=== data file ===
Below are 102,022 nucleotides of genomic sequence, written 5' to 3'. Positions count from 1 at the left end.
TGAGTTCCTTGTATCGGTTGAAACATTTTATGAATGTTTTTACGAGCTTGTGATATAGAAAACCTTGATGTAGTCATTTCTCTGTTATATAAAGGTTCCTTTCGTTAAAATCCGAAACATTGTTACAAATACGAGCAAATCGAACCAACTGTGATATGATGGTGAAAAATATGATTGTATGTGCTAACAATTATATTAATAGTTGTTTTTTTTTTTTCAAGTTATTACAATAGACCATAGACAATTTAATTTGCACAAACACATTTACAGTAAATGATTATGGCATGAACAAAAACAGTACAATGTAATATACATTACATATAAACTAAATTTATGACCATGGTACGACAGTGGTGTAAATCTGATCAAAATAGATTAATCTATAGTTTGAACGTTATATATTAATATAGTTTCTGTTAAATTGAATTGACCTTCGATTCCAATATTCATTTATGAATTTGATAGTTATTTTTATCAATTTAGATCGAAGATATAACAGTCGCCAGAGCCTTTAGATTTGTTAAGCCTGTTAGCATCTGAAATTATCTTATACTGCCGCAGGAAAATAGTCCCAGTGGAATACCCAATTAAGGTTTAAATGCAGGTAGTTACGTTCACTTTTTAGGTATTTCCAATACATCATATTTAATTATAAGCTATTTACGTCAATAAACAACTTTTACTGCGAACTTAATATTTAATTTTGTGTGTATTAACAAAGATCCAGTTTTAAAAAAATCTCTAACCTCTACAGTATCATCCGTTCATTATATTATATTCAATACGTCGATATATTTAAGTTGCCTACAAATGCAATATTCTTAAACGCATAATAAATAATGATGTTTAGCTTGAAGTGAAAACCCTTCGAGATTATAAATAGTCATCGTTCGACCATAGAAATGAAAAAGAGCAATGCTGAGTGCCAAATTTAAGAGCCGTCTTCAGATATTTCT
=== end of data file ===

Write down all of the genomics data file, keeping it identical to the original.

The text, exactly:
Below are 102,022 nucleotides of genomic sequence, written 5' to 3'. Positions count from 1 at the left end.
TGAGTTCCTTGTATCGGTTGAAACATTTTATGAATGTTTTTACGAGCTTGTGATATAGAAAACCTTGATGTAGTCATTTCTCTGTTATATAAAGGTTCCTTTCGTTAAAATCCGAAACATTGTTACAAATACGAGCAAATCGAACCAACTGTGATATGATGGTGAAAAATATGATTGTATGTGCTAACAATTATATTAATAGTTGTTTTTTTTTTTTCAAGTTATTACAATAGACCATAGACAATTTAATTTGCACAAACACATTTACAGTAAATGATTATGGCATGAACAAAAACAGTACAATGTAATATACATTACATATAAACTAAATTTATGACCATGGTACGACAGTGGTGTAAATCTGATCAAAATAGATTAATCTATAGTTTGAACGTTATATATTAATATAGTTTCTGTTAAATTGAATTGACCTTCGATTCCAATATTCATTTATGAATTTGATAGTTATTTTTATCAATTTAGATCGAAGATATAACAGTCGCCAGAGCCTTTAGATTTGTTAAGCCTGTTAGCATCTGAAATTATCTTATACTGCCGCAGGAAAATAGTCCCAGTGGAATACCCAATTAAGGTTTAAATGCAGGTAGTTACGTTCACTTTTTAGGTATTTCCAATACATCATATTTAATTATAAGCTATTTACGTCAATAAACAACTTTTACTGCGAACTTAATATTTAATTTTGTGTGTATTAACAAAGATCCAGTTTTAAAAAAATCTCTAACCTCTACAGTATCATCCGTTCATTATATTATATTCAATACGTCGATATATTTAAGTTGCCTACAAATGCAATATTCTTAAACGCATAATAAATAATGATGTTTAGCTTGAAGTGAAAACCCTTCGAGATTATAAATAGTCATCGTTCGACCATAGAAATGAAAAAGAGCAATGCTGAGTGCCAAATTTAAGAGCCGTCTTCAGATATTTCT